Previously we mentioned that the pleasure center is a portion of the brain over which we have no conscious control, and that it can be stimulated by a variety of chemicals — some of them produced inside our bodies and some that we introduce from outside.  We said that the pleasure center rewards us for activities that it interprets as contributing in some way to our survival, whether they be social interactions, exercising, or more prosaic things such as eating.  We also stated that these pleasurable feelings, when pursued too far or for too long can create problems.  Now we need to examine how that happens.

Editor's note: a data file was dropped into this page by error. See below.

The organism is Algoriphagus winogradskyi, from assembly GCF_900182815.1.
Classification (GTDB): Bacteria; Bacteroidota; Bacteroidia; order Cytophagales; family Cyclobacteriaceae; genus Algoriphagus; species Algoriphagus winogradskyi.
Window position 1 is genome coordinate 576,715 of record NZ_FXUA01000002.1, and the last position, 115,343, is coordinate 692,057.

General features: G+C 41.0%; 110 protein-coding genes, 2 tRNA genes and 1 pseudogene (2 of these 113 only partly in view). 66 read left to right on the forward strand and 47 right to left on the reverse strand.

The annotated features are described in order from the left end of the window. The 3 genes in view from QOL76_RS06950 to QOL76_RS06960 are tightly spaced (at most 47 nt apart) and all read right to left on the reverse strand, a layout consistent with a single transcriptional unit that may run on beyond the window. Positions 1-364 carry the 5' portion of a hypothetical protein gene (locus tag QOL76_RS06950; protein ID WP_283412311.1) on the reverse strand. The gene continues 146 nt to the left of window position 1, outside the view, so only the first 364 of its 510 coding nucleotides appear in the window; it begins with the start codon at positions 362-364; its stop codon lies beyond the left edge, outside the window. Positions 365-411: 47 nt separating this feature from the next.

While the actual mechanism of addiction is terrifically complicated, the underlying principles are reasonably simple.

  1. When we use drugs or are involved in pleasurable activities, they stimulate (or cause the stimulation of) receptor sites in the pleasure center and other areas of the brain. This causes us to feel good.
  2. With constant stimulation, the brain begins to adjust to the higher levels of brain chemicals by making physical changes that involve, among others, the growth of additional receptor sites to accommodate the excess neurotransmitters.  This leads to tolerance: needing more stimulation in order to achieve the same effects.  Tolerance is one of the first signs of developing addiction.
  3. As tolerance develops, we reach a point where our brain needs the presence of the stimulation in order for us to feel normal.  If we cease whatever is causing the stimulation, whether it be alcohol, other drugs or stimulating activity, for very long we begin to feel uncomfortable because all those extra receptors are telling us they need to be filled up.